Vaccines and the flu virus of 1918–1919

Eyler
Eyler

In 1918, with the world in the grippe’s grasp, researchers were desperate for a way to stem the pandemic. They turned to new vaccines, all of which mistakenly targeted bacteria instead of viruses, said John Eyler, Ph.D., a medical historian at the University of Minnesota who gave the George Rosen Memorial Lecture at the Beaumont Medical Club in February. Medical journals and the lay press touted the vaccines’ efficacy even though experts—including the American Public Health Association (APHA)—harbored doubts.

By 1919, “the tide of professional opinion began to change” about the accuracy of the results, said Eyler. In retrospect it became clear that the early trials were rife with problems: poor selection criteria leading to biased samples and “no concern about who was a proper subject,” Eyler said.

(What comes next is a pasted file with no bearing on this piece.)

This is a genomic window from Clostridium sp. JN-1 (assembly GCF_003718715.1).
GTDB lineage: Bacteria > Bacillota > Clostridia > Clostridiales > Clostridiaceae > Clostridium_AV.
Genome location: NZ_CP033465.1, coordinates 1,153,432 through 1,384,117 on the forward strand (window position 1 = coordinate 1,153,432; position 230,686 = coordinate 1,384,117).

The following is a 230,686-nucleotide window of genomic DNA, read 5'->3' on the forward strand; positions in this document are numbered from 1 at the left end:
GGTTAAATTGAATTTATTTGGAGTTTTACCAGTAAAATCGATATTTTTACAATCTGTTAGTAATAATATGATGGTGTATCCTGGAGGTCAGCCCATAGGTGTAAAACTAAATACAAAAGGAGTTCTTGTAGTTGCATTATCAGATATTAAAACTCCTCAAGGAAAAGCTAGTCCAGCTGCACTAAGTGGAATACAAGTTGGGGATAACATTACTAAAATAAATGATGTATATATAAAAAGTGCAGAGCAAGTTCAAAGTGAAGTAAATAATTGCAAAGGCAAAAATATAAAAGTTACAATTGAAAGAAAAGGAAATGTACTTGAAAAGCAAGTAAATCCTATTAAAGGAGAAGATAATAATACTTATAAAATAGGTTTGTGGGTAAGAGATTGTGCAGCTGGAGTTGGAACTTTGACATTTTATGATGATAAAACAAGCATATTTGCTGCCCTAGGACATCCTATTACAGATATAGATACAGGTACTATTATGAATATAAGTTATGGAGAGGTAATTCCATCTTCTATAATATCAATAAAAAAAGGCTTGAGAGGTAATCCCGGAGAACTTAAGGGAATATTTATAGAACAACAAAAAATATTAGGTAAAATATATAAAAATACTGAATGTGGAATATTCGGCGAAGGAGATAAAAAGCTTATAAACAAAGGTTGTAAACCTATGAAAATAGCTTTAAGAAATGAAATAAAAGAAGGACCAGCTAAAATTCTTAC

“American physicians certainly were inexperienced at conducting trials,” Eyler said. They conducted them when the nation was “desperate” for relief from the pandemic, but the profession had no standards for what constituted an adequate vaccine trial.

The APHA established stricter standards for vaccine trials in 1919, though randomized trials wouldn’t become common practice until decades later.